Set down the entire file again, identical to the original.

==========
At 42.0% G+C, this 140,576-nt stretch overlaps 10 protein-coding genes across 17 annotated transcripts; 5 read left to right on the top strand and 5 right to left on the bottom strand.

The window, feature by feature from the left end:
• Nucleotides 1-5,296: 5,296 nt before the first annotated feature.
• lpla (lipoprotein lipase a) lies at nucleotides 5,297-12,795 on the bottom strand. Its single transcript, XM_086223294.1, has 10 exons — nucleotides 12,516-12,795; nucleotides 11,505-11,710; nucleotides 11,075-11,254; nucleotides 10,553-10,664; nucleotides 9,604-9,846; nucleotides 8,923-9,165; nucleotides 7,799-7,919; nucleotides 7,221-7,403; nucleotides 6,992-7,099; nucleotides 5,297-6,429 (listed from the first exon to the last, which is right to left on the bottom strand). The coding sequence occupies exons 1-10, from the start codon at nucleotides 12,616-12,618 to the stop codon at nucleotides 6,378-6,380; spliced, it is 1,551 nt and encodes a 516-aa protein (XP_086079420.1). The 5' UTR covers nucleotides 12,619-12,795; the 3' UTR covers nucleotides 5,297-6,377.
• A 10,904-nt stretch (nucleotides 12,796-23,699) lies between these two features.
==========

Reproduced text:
At 42.0% G+C, this 140,576-nt stretch overlaps 10 protein-coding genes across 17 annotated transcripts; 5 read left to right on the top strand and 5 right to left on the bottom strand.

The window, feature by feature from the left end:
• Nucleotides 1-5,296: 5,296 nt before the first annotated feature.
• lpla (lipoprotein lipase a) lies at nucleotides 5,297-12,795 on the bottom strand. Its single transcript, XM_086223294.1, has 10 exons — nucleotides 12,516-12,795; nucleotides 11,505-11,710; nucleotides 11,075-11,254; nucleotides 10,553-10,664; nucleotides 9,604-9,846; nucleotides 8,923-9,165; nucleotides 7,799-7,919; nucleotides 7,221-7,403; nucleotides 6,992-7,099; nucleotides 5,297-6,429 (listed from the first exon to the last, which is right to left on the bottom strand). The coding sequence occupies exons 1-10, from the start codon at nucleotides 12,616-12,618 to the stop codon at nucleotides 6,378-6,380; spliced, it is 1,551 nt and encodes a 516-aa protein (XP_086079420.1). The 5' UTR covers nucleotides 12,619-12,795; the 3' UTR covers nucleotides 5,297-6,377.
• A 10,904-nt stretch (nucleotides 12,796-23,699) lies between these two features.